Monday, May 2, 2022

Yes, I have a picture of my daughter

Recently, I was hanging out with a bunch of other grown-ups and we started talking about our kids.We started showing off pictures.What it was my turn, I opened my phone and showed a new picture of my son and his girlfriend and then a picture of my daughter and her girlfriend. I then hardly noticed that one of my new friends stepped away from the crowd. Later that person came over to me, and in a quiet voice said ,"When I was a little younger than your daughter I came out, and my parents made me leave the house....Things got a little better didn't they."

Yep to me it's as seamless as just another dad joke. 

Yeah, People ask if my twins are identical and I say no they are boy and a girl. And then they say well are they identical in personality. I say absolutely not. My son is a nerdy scientist who enjoys playing video games with his friends into the middle of the night and my daughter a politically active fashionista artist, They couldn't be more different. But they both like girls. 

So below is the entire text from my daughter's thesis statement. Click here for a link to a photos of the show mostly taken by my friend Larry.

to the left is a great painting of my daughter, Sabrina and her girlfriend, Julia.

and not for nothing but this is the second time Sabrina was a guest on my  blog. Back then I wasn't allowed to say her name or show her picture

Sabrina Ring’s Thesis Statement

Candidate for BFA Drawing, Pratt Institute, Spring 2022

My work celebrates sexual and gender eurphoria through queer imagery, community, drag and self expression. I am doing this through drawing as well as wearable, community based art.

I have been exploring the combination of early 2000's little girls’ media along with the queer and trans experience.  Little girls' media, toys, like Barbie and Disney princesses, as well as cartoons like Strawberry Shortcake and Spongebob. As well as iconic, fashion brands like Limited Too and The Children's Place, taught the children who were assigned female at birth of my generation about heteronormative gender roles and eurocentric beauty standards, all wrapped up in a colorful, cute pink glitter aesthetic. This is very confusing and challenging for young queer and trans people, who will never meet these standards. I reference this era of media though bright rainbow color, early 2000’s cartoon characters, peace signs, flowers, smiley faces and hearts, little girls plastic charms and beads, sparkles and more. Mixing this aesthetic with queer imagery is empowering, liberating and an act of resistance to these gender roles.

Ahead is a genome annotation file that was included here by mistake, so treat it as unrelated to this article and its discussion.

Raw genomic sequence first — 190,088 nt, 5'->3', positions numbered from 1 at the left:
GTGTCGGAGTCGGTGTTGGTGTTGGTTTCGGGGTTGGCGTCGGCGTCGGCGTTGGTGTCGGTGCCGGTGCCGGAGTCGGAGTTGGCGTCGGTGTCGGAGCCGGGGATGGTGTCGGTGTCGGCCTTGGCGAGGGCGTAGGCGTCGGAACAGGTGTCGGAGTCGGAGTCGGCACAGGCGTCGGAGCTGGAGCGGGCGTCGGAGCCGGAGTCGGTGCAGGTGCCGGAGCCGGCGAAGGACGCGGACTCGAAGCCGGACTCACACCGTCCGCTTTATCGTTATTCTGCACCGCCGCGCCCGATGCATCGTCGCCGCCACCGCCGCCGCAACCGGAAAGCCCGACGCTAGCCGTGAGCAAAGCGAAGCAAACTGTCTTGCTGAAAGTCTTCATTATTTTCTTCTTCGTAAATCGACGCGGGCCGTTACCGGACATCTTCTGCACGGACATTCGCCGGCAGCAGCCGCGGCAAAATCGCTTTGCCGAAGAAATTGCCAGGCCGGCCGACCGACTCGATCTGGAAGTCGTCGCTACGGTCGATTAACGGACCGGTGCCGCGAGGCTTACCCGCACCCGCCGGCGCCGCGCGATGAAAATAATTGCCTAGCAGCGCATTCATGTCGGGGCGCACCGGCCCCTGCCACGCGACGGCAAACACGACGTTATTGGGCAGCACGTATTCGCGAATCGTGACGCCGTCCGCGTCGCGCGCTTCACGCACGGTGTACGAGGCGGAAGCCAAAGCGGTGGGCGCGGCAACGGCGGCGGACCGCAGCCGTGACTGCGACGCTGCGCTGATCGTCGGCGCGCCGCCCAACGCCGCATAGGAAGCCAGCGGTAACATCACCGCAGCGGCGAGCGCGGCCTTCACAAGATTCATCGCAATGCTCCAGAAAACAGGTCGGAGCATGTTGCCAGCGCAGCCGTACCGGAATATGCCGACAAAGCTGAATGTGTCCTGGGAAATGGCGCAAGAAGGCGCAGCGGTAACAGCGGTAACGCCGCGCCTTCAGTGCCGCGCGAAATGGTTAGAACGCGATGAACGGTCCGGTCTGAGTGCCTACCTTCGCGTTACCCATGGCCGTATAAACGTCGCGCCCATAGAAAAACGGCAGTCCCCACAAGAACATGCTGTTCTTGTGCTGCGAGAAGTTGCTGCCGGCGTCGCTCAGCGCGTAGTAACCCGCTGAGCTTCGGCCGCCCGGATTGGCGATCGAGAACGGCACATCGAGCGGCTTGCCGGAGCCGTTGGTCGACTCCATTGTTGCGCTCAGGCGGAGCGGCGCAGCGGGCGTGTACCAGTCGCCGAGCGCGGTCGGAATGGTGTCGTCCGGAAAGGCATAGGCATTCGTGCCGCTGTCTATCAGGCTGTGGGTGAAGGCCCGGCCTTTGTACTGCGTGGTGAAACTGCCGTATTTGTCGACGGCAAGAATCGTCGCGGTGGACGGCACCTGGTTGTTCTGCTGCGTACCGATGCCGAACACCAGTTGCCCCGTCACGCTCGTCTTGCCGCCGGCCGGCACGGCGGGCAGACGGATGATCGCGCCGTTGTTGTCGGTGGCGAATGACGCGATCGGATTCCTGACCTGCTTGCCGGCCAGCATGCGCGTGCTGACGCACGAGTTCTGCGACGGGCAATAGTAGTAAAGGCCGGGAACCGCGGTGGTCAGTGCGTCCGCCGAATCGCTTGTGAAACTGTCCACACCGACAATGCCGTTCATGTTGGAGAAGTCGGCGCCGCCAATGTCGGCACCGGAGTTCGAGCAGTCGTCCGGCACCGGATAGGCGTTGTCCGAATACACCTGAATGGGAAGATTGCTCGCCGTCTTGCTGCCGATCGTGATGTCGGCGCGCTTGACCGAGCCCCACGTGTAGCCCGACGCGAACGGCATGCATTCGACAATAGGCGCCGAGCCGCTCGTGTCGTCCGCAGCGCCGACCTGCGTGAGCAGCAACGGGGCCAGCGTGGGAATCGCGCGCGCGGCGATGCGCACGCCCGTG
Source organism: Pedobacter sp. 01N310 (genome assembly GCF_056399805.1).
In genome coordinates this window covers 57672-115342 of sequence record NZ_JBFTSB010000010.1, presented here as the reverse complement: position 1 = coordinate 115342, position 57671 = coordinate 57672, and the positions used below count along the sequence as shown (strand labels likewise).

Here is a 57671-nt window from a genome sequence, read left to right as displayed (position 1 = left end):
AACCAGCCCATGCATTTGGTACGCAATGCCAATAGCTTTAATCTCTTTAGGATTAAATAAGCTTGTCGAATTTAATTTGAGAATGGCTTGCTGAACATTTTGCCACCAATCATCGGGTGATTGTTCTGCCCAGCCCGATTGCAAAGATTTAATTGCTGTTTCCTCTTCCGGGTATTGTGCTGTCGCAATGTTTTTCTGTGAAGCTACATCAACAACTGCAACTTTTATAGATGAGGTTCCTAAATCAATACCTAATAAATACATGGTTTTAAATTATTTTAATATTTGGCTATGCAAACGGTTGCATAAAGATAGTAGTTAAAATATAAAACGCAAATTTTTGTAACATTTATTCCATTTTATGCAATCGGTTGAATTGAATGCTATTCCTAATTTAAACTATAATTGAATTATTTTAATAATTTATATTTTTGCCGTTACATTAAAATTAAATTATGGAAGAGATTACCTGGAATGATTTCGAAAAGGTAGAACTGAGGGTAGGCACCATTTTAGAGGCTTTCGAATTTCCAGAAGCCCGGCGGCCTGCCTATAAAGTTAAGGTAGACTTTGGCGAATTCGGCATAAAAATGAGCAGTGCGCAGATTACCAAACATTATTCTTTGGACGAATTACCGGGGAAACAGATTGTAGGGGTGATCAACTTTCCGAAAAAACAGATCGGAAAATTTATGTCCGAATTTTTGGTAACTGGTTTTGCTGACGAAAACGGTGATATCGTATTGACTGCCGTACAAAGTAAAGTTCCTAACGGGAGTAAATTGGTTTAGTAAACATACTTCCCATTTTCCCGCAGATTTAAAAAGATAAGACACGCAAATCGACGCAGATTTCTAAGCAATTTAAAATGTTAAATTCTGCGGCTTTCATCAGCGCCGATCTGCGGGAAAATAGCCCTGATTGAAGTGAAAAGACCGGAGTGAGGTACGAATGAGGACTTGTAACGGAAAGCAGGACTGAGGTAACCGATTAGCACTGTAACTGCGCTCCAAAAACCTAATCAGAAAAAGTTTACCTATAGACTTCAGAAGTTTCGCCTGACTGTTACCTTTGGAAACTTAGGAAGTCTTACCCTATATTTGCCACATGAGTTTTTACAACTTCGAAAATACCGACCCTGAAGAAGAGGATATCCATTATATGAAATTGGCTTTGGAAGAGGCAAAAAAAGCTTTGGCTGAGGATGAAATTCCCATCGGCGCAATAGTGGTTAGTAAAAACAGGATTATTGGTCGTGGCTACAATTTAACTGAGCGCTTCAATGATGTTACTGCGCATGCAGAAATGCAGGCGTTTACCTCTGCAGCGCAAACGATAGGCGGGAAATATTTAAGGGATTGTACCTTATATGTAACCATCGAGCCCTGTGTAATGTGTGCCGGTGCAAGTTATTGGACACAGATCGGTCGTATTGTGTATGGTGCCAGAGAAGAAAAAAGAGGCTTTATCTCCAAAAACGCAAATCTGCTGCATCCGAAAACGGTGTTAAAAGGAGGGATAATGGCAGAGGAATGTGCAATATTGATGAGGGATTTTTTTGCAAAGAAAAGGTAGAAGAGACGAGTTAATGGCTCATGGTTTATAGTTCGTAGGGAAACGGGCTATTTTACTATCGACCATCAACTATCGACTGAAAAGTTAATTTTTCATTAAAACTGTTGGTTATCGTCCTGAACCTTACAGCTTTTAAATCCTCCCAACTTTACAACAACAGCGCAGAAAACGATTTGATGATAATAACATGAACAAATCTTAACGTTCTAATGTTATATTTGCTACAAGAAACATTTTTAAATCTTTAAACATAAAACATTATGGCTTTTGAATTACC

Drag to me is expressing a person’s gender and sexuality to the fullest extent. This includes performance in a queer nighlife setting, where you would expect to see drag, as well daily life. It varies from elaborate costumes to a T-shirt. Whatever is the truest expression of a queer person’s gender and sexuality, anytime and anywhere. It is all about the fantasy. Living your dreams by dressing up as exactly who you want to be, even if that is not really possible in a society that is patriarchal, heteronormative, and runs on white supremacy. This liberates the person in drag and helps other queer people feel comfortable celebrating their own identity, being unapologetically visibly queer. Expressing your true self no matter where and when is a small act of protest against heteronormative society.This idea is from the Ballroom scene that started in the 1960’s in Harlem and The Bronx, by the Black queer community*.

*Read more about this in And The Category Is…:Inside New York’s Vougue, House, and Ballroom Community by Ricky Tucker